His Temporary Mistress(6)

By: Cathy Williams

‘Jail.’ Why beat about the bush? ‘A learning curve for your sister and an example just in case anyone else thinks they can get away with trying to rip me off.’

‘Phillipa wouldn’t last a day in a prison cell...’

‘Something she should have considered before she decided to try and hack into my computers to get hold of sensitive information,’ Damien responded drily.

‘It’s her first offence, Mr Carver... She’s not a criminal... I understand that you won’t be giving her any references...’

Damien burst out laughing. Was this woman for real? ‘Not giving her references? Have you heard a single word I’ve just said to you? Your sister will be put into the hands of the law and she will go to prison. I’m sure it won’t be a hardcore unit with serial killers and rapists but that’s not my problem. You can go visit her every week and she can productively use the time to reflect on the wisdom of a few personality changes. When she’s released in due course back into the big, wide world, she can find herself a menial job somewhere. I’m sure the process of rehabilitation will be an invaluable experience for her. Of course, she’ll have a criminal record, but, like I said, what else could she have expected?’ He reached into one of the drawers in his massive desk, fetched out a box of tissues and pushed it across to her.

Violet shuffled out of her chair and snatched the box from his desk. Her eyes were beginning to leak. What else was there to say?

‘Don’t you have any sense of compassion?’ she whispered in a hoarse undertone. ‘I promise I’ll make sure that Phillipa doesn’t put a foot astray ever again...’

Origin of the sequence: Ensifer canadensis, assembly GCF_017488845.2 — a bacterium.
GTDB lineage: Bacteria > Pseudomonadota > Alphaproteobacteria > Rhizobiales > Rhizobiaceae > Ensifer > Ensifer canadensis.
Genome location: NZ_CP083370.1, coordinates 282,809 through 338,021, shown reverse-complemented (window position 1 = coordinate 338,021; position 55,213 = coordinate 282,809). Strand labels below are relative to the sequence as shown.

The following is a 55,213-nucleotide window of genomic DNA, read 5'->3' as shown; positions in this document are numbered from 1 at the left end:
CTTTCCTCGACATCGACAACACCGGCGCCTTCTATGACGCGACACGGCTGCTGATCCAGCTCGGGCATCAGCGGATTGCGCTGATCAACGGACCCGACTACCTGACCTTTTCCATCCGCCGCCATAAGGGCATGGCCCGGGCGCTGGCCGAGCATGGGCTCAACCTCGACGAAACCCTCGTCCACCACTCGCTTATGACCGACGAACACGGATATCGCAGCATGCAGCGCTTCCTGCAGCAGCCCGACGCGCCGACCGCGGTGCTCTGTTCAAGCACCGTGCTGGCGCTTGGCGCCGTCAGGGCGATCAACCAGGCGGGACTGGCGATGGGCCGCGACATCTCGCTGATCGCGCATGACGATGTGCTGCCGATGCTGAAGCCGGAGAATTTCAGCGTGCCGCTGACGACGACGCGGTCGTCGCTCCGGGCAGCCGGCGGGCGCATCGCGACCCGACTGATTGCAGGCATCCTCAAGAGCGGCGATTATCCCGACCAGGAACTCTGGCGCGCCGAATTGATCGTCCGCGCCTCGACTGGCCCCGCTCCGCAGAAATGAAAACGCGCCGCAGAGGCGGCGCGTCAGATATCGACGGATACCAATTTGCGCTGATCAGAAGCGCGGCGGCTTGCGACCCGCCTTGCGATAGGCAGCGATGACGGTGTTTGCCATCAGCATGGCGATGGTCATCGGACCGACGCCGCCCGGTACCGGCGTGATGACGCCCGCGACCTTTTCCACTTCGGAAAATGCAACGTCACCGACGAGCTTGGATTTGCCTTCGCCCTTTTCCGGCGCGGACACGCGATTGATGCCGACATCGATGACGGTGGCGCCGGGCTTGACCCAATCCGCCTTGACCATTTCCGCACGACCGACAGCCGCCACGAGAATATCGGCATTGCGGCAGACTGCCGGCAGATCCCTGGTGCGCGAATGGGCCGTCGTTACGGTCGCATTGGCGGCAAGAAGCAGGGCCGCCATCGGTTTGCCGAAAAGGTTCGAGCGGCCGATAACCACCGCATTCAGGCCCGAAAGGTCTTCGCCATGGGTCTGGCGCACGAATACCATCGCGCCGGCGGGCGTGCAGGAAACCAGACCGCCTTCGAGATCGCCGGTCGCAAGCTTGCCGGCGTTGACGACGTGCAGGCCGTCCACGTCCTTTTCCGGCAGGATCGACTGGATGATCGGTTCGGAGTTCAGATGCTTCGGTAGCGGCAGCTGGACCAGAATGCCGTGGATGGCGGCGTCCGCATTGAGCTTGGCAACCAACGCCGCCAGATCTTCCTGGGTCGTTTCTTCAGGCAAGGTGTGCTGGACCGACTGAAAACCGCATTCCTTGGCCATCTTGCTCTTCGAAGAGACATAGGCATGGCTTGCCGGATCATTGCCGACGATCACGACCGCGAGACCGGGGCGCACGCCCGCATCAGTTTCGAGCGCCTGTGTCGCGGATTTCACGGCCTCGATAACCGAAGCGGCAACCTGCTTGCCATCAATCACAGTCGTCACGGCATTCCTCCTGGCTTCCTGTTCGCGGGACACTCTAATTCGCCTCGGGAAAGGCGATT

‘She won’t be able to when she’s behind bars. But, just out of curiosity, how would you manage to accomplish that feat anyway? Install CCTV cameras in her house? Or flat? Or wherever it is she lives? As long-term solutions go, not a practical one.’

‘We share a house,’ Violet said dully. She dabbed her eyes. Breaking down was not the way to deal with a man like this. She knew that. Men like him, people like him, only understood a language that was similar to the one they used, the harsh and ugly language of cold, merciless cruelty. He wouldn’t appreciate a sobbing female and he just wouldn’t get the concept of loyalty that had driven her to confront him face to face in his own office.

Unfortunately, being tough and aggressive did not come naturally to Violet. She might have possessed a strength of character her sister lacked, but she had never had the talent Phillipa had for confrontation. ‘And I would never dream of spying on anyone. I would keep an eye on her...make sure she toed the line...’ Easier said than done. If Phillipa decided to try and defraud another company, then how on earth would she, Violet, ever be able to prevent her? ‘I’ve been doing that ever since our parents died years ago...’

‘How old are you?’ The connections in his brain were beginning to transmit different messages now. He stared at her carefully. Her eyes were pink and her full mouth was still threatening to wobble. She was the picture perfect portrait of a despairing woman.


‘So you’re a scant four years older than your sister and I guess you were forced to grow up quickly if you were left in the role of caretaker... I’m thinking she must have been a handful...’ For the first time in weeks, that feeling of being oddly at sea, at the whim of tides and currents over which he had no control, was beginning to evaporate.

Wrong-footed by the sudden change of tempo in the conversation, Violet met those fabulous navy eyes with a puzzled expression. She wondered whether this was a prelude to another rousing sermon on the salutary lessons to be learnt from incarceration. Maybe he was about to come out with another revelation, maybe he was going to inform her in that cold voice of his that Phillipa had done more than just make a pass at him. She was already cringing in mortification at what was to come.

‘She went off the rails a bit.’ Violet rushed into speech because, as long as she was talking, he wasn’t saying stuff she didn’t want to hear. ‘It was understandable. We were a close family and she was at an impressionable age...’

‘And you weren’t?’

‘I’ve always been stronger than Phillipa.’ He was still staring at her with that speculative, unreadable expression that made her feel horribly uneasy. ‘Phillipa was the spoiled one. I got that. She was a beautiful baby and she grew into a beautiful child and then a really stunning teenager. I was sensible and hard working and practical...’